DOING "it" WEEKLY - Interview #1: Ted Bishop

This is the first installment of a series of articles that will run each week involving interviews with inspiring artists, musicians, writers and other go-getters. It is a blog - interview style - about the people doing the things they only previously dreamed about.

This morning I attended the 10am public announcement of the finalists for this year's Governor General's Literary Awards put on by the Canada Council for the Arts. In the very crowded Nicholas Hoare Book Store down on Front Street I found myself a little groggy eyed, but otherwise excited and inspired, rubbing elbows with some very talented writers.

One of them caught my eye and it was the very approachable Ted Bishop. Of the 185 titles submitted to the non-fiction category, his book, Riding with Rilke: Reflections on Motorcycles and Books, was one of five finalists announced for the award.

Bishop is as a Professor in the English and Film Studies Department at the University of Alberta. This was his first non-scholarly book - a dream come true for the talented writer.

How long have you been writing?

I started writing non-fiction since the early 90s. I was sort-of working away 'in the closet' because I was supposed to be writing scholarly articles. But I was trying to write about a trip to Afghanistan that I did a long time ago, and then began to write about motorcycling for Cycle Canada. And then this book was five years in the making - which took shape after a motorcycle crash...

How long were you bed-ridden for?

It was about three months in bed. But I had an eight month medical leave because what I found afterwards, after I got out of the back brace, was that I was still very weak. It was like I was eighty-five years old; I couldn't get across a walk-light under the whole walk cycle and things like the pneumatic doors with springs on them were too hard for me to open. It gave me a new feeling to the futility of the body and it also just slowed me down a whole lot. I couldn't write long hand and holding a book was hard. So I ended up reading a lot.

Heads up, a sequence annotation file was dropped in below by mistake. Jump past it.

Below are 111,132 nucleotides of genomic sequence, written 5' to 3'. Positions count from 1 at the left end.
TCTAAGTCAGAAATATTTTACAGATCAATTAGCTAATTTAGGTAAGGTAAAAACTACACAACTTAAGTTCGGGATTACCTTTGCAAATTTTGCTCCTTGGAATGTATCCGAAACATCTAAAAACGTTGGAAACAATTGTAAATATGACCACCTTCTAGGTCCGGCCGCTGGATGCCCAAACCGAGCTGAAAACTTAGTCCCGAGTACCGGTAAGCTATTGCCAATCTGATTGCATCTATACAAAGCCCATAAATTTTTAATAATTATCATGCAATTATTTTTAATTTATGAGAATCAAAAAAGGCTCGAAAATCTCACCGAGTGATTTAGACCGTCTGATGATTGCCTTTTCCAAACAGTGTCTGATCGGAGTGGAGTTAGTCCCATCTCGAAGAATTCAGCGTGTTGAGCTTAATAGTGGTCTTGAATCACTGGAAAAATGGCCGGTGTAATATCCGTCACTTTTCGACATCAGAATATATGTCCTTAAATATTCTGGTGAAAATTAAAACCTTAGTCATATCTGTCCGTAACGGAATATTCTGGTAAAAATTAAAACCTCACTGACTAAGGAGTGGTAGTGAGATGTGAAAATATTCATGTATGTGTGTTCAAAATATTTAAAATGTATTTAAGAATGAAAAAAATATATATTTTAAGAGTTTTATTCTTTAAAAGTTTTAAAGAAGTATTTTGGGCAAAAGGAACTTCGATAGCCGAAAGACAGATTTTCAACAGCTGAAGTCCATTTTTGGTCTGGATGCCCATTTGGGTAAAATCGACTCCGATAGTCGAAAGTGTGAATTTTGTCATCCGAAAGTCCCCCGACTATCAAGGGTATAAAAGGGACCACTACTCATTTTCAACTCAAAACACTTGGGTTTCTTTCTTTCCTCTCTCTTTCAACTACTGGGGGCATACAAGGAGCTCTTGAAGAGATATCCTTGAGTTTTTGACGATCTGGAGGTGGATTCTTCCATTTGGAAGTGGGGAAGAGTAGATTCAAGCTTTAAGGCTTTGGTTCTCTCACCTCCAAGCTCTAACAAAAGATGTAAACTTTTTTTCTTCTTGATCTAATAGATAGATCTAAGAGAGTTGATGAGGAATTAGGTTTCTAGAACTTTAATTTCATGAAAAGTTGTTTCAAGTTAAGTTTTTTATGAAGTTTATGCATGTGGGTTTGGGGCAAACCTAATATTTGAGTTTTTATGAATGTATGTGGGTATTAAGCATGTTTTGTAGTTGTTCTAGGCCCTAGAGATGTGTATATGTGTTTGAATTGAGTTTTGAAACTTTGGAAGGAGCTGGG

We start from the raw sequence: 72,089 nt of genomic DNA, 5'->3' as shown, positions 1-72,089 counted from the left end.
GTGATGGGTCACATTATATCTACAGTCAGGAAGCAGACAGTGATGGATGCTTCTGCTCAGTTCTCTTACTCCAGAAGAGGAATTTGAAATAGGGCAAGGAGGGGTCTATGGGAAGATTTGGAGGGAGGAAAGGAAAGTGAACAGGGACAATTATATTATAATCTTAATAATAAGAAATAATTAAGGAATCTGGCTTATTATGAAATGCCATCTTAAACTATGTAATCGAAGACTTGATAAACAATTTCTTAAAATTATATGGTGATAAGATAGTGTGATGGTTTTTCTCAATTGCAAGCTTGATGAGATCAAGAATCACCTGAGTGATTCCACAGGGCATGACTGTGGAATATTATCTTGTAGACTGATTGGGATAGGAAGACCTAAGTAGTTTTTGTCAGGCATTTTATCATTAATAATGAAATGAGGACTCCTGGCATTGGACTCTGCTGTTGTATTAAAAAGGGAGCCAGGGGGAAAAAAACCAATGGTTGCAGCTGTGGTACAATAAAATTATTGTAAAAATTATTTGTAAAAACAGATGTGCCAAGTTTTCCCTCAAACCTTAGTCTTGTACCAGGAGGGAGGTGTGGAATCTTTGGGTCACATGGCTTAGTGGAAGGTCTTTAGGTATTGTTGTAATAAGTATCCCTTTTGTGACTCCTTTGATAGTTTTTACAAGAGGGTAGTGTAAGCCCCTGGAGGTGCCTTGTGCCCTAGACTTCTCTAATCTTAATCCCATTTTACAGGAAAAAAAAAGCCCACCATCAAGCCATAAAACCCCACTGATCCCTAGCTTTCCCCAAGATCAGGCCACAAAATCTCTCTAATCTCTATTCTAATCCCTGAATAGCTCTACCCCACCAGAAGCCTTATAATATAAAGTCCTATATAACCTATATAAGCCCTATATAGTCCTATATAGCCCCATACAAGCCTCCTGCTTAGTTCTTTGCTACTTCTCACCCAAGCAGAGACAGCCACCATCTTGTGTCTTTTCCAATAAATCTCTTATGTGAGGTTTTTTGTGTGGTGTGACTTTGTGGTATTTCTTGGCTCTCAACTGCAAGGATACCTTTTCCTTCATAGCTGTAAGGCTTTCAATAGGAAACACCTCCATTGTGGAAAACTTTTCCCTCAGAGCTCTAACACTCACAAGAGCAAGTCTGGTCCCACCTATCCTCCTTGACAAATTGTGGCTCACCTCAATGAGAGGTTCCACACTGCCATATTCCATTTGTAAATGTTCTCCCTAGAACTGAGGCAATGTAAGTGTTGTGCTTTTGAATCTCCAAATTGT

Is this your first book? Or have you just stuck to articles?

I did a scholarly critical book that grew out of my doctoral thesis but I've been describing this as my first real book. That is what this feels like; it's completely different to have something that goes out there that is read by a wide diversity of readers. I got this email from a guy in Austin, Texas, who ordered it from Canada. He was like 'I just got in from a ride in the hill country on my Ducati Monster. I love your book but I have to tell you that you misspelled the name of this particular Ducati model...' It's great! I've also had people come up and say that I know that guy that you were talking about...so you're making connections, meeting a community in a different way than you would with a scholarly book.

Was it always a dream for you to write a book?

Absolutely. I started reading motorcycle magazines when I was about 14. From the time that I was 14 I wanted to write a book with a penguin on it and a motorcycle in it. [His book was published by Penguin Group - Leigh.] I didn't know how that would happen. But several decades later it actually came together, so it's a real thrill.

What kind of obstacles did you have to overcome while writing this book?

The difficult thing to overcome was being trained as an academic and trying to overcome my own internal editor. I would write a scene and then I would reach for a pen to run an analysis of it, or explain what I was doing, rather than just doing it. It was hard to write it in two modes - I was still presenting scholarly papers as I was writing this. Sometimes I would be in the library working on one while I was supposed to be working on the other. It got kind of confusing.

Winners will be announced in mid-November. The other finalists and more details about their books are posted online at the
Canada Council for the Arts' Website

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